one way ticket to go back home from your destination

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Brave Heart

Senior Member
Japan, Japanese
Hi all,

I understand that "a return ticket" in BE is equivalent to "a round-trip ticket" in AE.

My question is: In AE, can "a return ticket" be used to describe a one-way ticket to go back home from your destination? If not, is there such term to describe that thought?

In BE, as well, is there such term?

Thanks. :)
  • teragram

    New Member
    USA (Chicago); English
    As an American, I'm pretty sure I would understand what you were trying to say if you used that phrase.


    Senior Member
    United States
    Say I live in Los Angeles and I take the train to San Diego. A return ticket would be one that gets me from San Diego back to Los Angeles. However, you would only ask for a return ticket when buying your ticket from LA to San Diego. If you asked for a return ticket once in San Diego, the ticket person would not know where you would like to return to. Therefore, most people would probably just say a one-way ticket from San Diego to LA.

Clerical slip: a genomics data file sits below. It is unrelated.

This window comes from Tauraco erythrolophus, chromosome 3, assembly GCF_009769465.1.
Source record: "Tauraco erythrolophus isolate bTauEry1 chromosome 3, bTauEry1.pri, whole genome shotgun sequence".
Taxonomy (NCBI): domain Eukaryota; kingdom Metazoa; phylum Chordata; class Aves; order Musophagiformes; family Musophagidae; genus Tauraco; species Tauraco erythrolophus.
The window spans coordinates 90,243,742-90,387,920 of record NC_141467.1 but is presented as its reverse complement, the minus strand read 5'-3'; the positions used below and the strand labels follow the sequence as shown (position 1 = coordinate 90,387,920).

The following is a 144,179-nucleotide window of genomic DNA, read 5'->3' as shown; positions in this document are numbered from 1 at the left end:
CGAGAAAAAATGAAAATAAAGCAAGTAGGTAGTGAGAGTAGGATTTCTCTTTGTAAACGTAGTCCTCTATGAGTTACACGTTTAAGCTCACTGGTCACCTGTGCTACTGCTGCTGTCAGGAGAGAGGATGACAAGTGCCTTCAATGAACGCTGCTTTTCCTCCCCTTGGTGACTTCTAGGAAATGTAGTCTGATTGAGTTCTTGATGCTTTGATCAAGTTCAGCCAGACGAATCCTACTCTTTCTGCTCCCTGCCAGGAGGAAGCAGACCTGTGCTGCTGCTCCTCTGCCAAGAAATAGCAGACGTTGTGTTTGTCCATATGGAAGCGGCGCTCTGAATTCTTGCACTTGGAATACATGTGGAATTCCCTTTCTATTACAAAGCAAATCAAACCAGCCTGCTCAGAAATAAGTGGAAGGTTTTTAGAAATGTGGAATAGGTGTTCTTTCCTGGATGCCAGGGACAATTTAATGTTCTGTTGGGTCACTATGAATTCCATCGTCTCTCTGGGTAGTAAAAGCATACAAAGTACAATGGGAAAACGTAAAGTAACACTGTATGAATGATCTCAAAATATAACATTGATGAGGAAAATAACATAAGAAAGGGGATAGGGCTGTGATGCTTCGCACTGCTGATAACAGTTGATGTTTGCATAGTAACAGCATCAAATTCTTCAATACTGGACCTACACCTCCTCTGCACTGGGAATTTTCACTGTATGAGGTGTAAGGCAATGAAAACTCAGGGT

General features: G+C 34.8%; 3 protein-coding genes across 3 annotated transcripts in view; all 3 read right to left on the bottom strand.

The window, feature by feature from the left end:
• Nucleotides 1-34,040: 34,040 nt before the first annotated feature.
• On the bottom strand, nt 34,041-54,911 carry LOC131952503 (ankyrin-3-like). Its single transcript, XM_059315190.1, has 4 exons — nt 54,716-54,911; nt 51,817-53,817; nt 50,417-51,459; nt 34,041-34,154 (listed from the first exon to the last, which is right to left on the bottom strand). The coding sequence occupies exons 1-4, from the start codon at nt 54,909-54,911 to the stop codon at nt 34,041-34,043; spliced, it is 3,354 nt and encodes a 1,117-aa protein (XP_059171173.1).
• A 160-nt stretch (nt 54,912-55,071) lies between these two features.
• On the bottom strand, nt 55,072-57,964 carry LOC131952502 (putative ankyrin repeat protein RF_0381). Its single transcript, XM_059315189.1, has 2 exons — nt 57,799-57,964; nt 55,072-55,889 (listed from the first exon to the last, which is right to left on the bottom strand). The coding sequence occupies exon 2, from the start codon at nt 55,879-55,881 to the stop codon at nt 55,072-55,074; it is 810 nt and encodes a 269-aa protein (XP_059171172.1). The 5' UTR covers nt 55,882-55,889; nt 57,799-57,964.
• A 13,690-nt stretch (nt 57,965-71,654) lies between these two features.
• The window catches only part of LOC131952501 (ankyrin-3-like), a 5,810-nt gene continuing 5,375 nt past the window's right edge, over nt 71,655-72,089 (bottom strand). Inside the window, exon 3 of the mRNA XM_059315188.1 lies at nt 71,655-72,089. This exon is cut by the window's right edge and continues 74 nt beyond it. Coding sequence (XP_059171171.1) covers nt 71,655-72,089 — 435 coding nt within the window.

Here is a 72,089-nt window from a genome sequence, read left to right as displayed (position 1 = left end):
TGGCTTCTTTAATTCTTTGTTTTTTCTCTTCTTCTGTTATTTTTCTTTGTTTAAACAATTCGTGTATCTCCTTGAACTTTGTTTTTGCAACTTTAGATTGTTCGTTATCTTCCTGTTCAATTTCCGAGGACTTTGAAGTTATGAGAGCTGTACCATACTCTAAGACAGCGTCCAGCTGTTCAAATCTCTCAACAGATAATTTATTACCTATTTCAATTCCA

Senior Member
    English (Canada)
    I would ask for a "one-way ticket from X to Y." If you told me you wanted a return ticket, I would probably give you a round-trip ticket. Both terms are synonymous in North America, at least in my world.


    Senior Member

    As a US native, a return ticket could be interpreted as either the return leg of a round-trip ticket or the one-way ticket returning the traveler to the point of origin. If I was in doubt, I'd simply ask the traveler for further clarification. Either way, it is used only for the return segment of the person's travel and would not be automatically understood to include the outbound segment of a round-trip ticket. For instance, a person may drive from city A to city B and then fly back to city A. His return ticket would be a one-way ticket. If one doesn't buy a round-trip ticket and flies both directions, they he buys two one-way tickets. The distinction is mostly of a monetary difference. Round-trip tickets are supposed to be less expensive than purchasing two one-way tickets. There are exceptions to this occasionally.


    Member Emeritus
    British English
    I don't think that perhaps Brave Heart is talking about buying tickets, but rather to express an idea of returning, in a similar manner to the expression 'you've got a one-way ticket to nowhere', meaning you're not going anywhere.

    In that case, having used the first leg of your round-trip ticket, metaphorically, the remaining half is effectively a one-way ticket.


    Senior Member
    USA - English
    Brave Heart- If in real life, you needed a ticket home from the US, you should say, "I need a one-way ticket home to ..... and there will be no possible misunderstanding or further conversation to clarify.
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